The result is that the CIC is a body that will have, in the public sector, the most limited ability to commence an investigation, and no publicity will be given to an investigation until a prosecution is actually commenced. It will be a body with little or no ability to discover public sector corruption, and absolutely no corruption involving parliamentarians will be exposed by it.
The arrogant hypocrisy of the CIC’s design is exposed by the fact that the half dealing with law enforcement personnel is so much stronger. The Coalition’s concern about damage to people’s reputations and lives being ruined has no application there. Nor did it when the banking industry, or those involved in other royal commissions such as sex abuse, were all dealt with in public. There is also Commonwealth legislation, the Judicial Misbehaviour and Incapacity (Parliamentary Commissions) Act 2012, which deals with allegations of judicial misbehaviour and provides by section 23 that hearings shall be in public. Even a High Court judge could be dealt with in public for misbehaviour under this provision.
Scott Morrison’s discomfort at the notion of an effective anti-corruption body may have been increased by recalling the public’s outrage after the auditor-general exposed what are now known as the sports rorts and the car park rorts. In the sports program, the Australian National Audit Office (ANAO) found that the minister ignored and effectively tore up the guidelines established by Sports Australia, disregarding proper process and Sports Australia’s recommendations in favour of preferring marginal and targeted electorates, to bolster the Coalition’s prospect of success in the coming election. It was an egregious misuse of power in which the prime minister’s office was an enthusiastic contributor. It disbursed $100 million of taxpayers’ money. Both Senator Bridget McKenzie and the prime minister, far from admitting any fault, vigorously defended the program as a proper exercise of ministerial discretion.
This was followed by the Urban Congestion Fund, in which a much larger amount ($660 million) was misused in much the same way. The ANAO report showed that the 47 commuter car parks chosen were all in vulnerable seats, there were no merit or eligibility criteria, no guidelines, and no significant consultations before the sites were chosen, other than with Coalition members and some unelected candidates. The comments made by Finance Minister Simon Birmingham afterwards showed that the Coalition felt no embarrassment or remorse about this scandalous behaviour and were likely to repeat the exercise.
The prime minister’s fury in parliament last week must be seen against the background that most of the Australian community are now demanding the establishment of an effective national integrity commission with the power to hold public hearings. The Coalition’s CIC would not have the jurisdiction to investigate either the sports rorts or the car park rorts. Until the ANAO’s report in each case, no basis for any reasonable suspicion of any crime existed. Even if an investigation had started, there would have been no public hearing. Only if, many months later, the Commonwealth DPP decided there was a case to prosecute, would the public have learnt there was even an investigation that had taken place.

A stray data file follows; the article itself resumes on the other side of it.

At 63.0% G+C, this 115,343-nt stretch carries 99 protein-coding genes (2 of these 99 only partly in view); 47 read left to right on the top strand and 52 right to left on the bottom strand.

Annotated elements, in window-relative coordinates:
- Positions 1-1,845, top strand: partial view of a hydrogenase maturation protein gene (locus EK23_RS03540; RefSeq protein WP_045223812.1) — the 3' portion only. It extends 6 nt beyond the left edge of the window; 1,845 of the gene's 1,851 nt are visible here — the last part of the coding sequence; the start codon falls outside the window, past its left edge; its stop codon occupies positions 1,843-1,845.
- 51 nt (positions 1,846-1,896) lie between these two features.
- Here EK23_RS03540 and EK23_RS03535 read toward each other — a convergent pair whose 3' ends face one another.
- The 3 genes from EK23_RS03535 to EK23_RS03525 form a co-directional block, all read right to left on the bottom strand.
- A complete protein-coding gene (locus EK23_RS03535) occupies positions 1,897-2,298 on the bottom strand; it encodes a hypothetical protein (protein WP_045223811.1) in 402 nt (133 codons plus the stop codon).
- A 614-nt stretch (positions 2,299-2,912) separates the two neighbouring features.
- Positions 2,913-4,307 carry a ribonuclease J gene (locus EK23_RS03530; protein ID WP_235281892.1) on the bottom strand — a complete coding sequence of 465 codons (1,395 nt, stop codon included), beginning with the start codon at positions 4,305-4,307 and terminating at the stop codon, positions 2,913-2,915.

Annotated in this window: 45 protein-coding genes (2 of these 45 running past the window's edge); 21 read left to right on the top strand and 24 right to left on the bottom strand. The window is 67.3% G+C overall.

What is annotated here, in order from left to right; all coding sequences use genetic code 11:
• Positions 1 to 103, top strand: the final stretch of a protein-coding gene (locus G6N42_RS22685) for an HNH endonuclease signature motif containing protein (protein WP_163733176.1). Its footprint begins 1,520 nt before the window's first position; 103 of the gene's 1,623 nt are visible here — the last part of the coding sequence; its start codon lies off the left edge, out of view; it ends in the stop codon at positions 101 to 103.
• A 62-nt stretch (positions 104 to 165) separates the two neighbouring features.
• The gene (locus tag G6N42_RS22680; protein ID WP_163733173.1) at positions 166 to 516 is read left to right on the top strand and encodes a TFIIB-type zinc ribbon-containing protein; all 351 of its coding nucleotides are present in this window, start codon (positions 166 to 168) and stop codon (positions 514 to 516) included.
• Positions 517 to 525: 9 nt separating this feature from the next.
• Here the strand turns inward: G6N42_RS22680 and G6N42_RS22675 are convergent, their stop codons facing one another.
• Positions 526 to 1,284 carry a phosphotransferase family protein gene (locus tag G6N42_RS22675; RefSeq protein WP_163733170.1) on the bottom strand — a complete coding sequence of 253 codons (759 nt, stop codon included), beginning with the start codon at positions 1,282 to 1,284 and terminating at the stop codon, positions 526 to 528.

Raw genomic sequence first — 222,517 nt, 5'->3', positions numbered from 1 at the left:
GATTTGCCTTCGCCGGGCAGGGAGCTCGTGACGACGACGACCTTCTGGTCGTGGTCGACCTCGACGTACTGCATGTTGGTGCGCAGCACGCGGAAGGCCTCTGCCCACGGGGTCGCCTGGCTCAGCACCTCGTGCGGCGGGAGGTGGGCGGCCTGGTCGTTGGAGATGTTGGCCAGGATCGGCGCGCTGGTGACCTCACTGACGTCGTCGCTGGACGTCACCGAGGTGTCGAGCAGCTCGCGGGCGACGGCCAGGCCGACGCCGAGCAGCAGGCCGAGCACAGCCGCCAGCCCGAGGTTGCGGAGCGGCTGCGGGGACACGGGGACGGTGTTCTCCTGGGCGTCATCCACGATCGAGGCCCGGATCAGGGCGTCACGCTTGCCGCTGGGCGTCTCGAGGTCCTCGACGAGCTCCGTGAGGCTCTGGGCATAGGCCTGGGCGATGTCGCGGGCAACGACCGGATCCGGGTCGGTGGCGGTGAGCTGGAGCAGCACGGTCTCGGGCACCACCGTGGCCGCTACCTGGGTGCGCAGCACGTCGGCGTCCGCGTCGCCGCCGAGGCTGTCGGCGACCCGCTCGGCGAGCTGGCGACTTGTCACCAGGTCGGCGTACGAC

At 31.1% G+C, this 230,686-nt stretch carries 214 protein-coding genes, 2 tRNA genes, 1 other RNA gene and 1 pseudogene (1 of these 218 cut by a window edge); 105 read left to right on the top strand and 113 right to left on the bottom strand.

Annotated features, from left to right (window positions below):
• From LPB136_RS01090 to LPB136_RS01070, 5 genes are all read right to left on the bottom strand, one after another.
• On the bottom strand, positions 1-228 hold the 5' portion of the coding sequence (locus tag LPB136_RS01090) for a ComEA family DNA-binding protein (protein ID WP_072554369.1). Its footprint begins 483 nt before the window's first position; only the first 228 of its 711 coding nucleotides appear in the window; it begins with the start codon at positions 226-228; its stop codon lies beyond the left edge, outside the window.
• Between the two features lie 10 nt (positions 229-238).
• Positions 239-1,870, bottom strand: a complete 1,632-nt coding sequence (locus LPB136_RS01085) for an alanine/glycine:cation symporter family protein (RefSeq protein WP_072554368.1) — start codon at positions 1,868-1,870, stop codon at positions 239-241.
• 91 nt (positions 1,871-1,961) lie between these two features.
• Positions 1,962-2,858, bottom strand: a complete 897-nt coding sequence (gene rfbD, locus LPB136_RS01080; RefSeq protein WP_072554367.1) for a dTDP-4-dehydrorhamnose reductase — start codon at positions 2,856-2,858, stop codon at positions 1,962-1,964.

By contrast an effective national integrity commission would have had the ability to investigate, to expose the appalling conduct that was involved in each case, and to hold public hearings.
It is not much of a surprise, therefore, that the prime minister put on such an emotional show in parliament last week. The only defence that the Coalition has put forward to the sports rorts allegations is the report made by Phil Gaetjens, the head of the prime minister’s department. Gaetjens concluded that McKenzie did not act in breach of the ministerial standards with respect to fairness. But only part of the report was made public by Morrison, and it satisfied no one. There are very good reasons for preferring the ANAO’s conclusions, not least its investigation took 10 months and 3,800 hours of work, and was detailed and comprehensive, whereas Gaetjens’ report took three weeks, was neither detailed nor comprehensive, and was carried out for a very limited purpose. Furthermore several leading constitutional lawyers have since given evidence to the Senate’s committee inquiry that the sports program involved unlawful government spending of public money, was unconstitutional and was an infringement of the rule of law.
Similar strong complaints have been made about the car park rorts.
Community demands for the establishment of an effective national integrity commission are not directed at any one party. They are the result of a strengthening concern at a perceived lack of transparency and integrity in government, that our politicians believe they are entitled to spend our taxpayers’ money in any way they choose and what Professor Anne Twomey has called, “the disrespect for the rule of law shown by persistent breaches of the Constitution of the Commonwealth of Australia, statutes, guidelines and ministerial standards when it comes to the allocation of grants to community groups”. That concern is magnified when the Coalition puts forward as a proposal for a CIC, a body which cannot investigate politicians’ actions in any meaningful way. What the Coalition has proposed for such a body shows an arrogant and contemptuous disdain for the community demands for an integrity body, and is an indication of serious decay in democracy in Australia.